Sanur ~ Years ago the two beach areas for tourists were Kuta and Sanur. Period. Kuta got crazy and Sanur stayed about the same. The beach at Sanur isn't as good as, for example, Legian, Seminyak or Jimbaran. But, there hasn't been as much construction as in other parts of the island, so the town is a sort of throwback to ten or fifteen years ago. There's still a variety of shops and restaurants to keep you occupied and Sanur has a loyal following. Hotels range from moderate to deluxe.

Pemuteran & Lovina ~ Located in the north of Bali, these beach areas are much quieter and are off-the-radar of most visitors to the island. Hotels are in the moderate to first class range, with a couple of deluxe options. The narrow, black sand beaches are not the reason to visit this area. Come to the north if you want quiet and/or good snorkeling and diving. The best diving and snorkeling in Bali are at Menjangan Island, just off Pemuteran. From Lovina you can go out, in the early morning hours, to look for dolphins. One of our past featured hotels is Taman Sari, in Pemuteran.

Candidasa ~ This is one of the prettiest beach areas in Bali, because there's a lot of greenery. Some people think it must be similar to what Kuta and Sanur were like before tourists discovered the island. The beaches aren't very good at Candidasa, but if you want to be on the water, in a peaceful setting, it is a lovely area. Most of the hotels are in the moderate to first class range, with the exception of the fabulous, luxury-class Amankila, which has it's own private beach and is one of our very favorite hotels in Bali.

Tulamben & Amed ~ We're not fans of this area, which is dry and comparatively unattractive. In our opinion, the only reason to stay in this area is to dive. The USS Liberty, which was shipwrecked during World War II, is located off Tulamben. It's considered to be one of the easiest wreck dives in the world.

Miscellaneous Inland Areas ~ Many of Bali's best kept secrets are in out-of-the-way inland areas of the island. Most visitors to Bali are reluctant to spend too much time away from the beach. They'll stay in Ubud for awhile and at a beach resort for awhile, but they completely miss some of the island's small gems. Keep in mind that these areas not not for everyone. The one thing they have in common is that they're very quiet. Some of our favorites include..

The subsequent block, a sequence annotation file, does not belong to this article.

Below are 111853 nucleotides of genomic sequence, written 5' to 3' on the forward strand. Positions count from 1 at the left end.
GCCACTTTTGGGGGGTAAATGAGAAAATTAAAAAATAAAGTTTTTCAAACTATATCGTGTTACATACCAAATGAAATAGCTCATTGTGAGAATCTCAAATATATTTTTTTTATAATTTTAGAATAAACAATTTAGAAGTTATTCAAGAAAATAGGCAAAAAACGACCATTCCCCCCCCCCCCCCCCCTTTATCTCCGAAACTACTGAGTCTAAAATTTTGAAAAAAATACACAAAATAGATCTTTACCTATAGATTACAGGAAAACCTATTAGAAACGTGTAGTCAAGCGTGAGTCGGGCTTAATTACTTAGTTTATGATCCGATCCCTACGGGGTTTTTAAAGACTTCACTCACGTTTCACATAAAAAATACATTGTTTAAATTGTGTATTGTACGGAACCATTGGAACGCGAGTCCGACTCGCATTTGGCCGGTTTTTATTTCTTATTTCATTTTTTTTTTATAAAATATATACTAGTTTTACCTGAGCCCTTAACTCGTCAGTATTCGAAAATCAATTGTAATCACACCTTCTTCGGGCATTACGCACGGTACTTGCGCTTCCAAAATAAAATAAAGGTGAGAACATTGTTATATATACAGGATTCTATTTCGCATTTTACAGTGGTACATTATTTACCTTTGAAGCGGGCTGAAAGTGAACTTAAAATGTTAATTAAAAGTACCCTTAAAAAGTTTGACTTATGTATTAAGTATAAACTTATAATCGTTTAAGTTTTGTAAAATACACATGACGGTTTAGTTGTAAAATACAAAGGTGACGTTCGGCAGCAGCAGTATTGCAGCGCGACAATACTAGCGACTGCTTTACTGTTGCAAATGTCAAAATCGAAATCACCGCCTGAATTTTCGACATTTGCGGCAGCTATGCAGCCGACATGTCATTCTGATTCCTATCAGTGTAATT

- Munduk Village: Located is what is arguably the most beautiful part of Bali, this area is ideal for photographers, painters and anyone who enjoys spending a good part of the day just taking in the scenery. Hikers will be in heaven, with the best trekking on the island close at hand. Puri Lumbung, one of the hotels we've featured in the past, is in Munduk village.
- Mountains above Lovina: It's a drive to the beach, but you can see the water from your perch in the hills high above Lovina. The town of Singaraja, and the island's main Buddhist temple, are also a short drive away. Where to stay? There's a serene Balinese-style retreat called Damai, with organic food, spa and charming cottages done up in wood and antiques.
- Sidemen Village: Located in an area of farmlands and rice fields, this area in eastern Bali is second only to the Munduk countryside, in terms of spectacular scenery. The village has hand-woven crafts and the area is good for trekkers. Close to the village are two completely different places to stay. For those on a budget, Subak Tabola is a basic, but comfortable, inn with panoramic views of the local farms and within walking distance of the village. In a small valley below the village, right on a beautiful holy river, is Sacred Mountain Sanctuary with a huge swimming pool, individual villas built out of bamboo and an organic garden.

The above list doesn't cover everything! There are lots of other small mountain areas where those seeking solitude can stay; Karma Resorts is building another residence-style property at Ulu Watu, on a cliff overlooking Bali's southern tip; Canggu (about a half hour drive to Kuta) is where you'll find one of our favorite hotels, Tugu Bali; avid golfers should consider staying at Le Meridien in Tanah Lot, where the golf course hugs the shore. We could go on an on, but you get the idea. Though deciding where to stay in Bali can be confusing, we can guide you to the locales that are perfect for you.

Diane Embree
August 25, 2006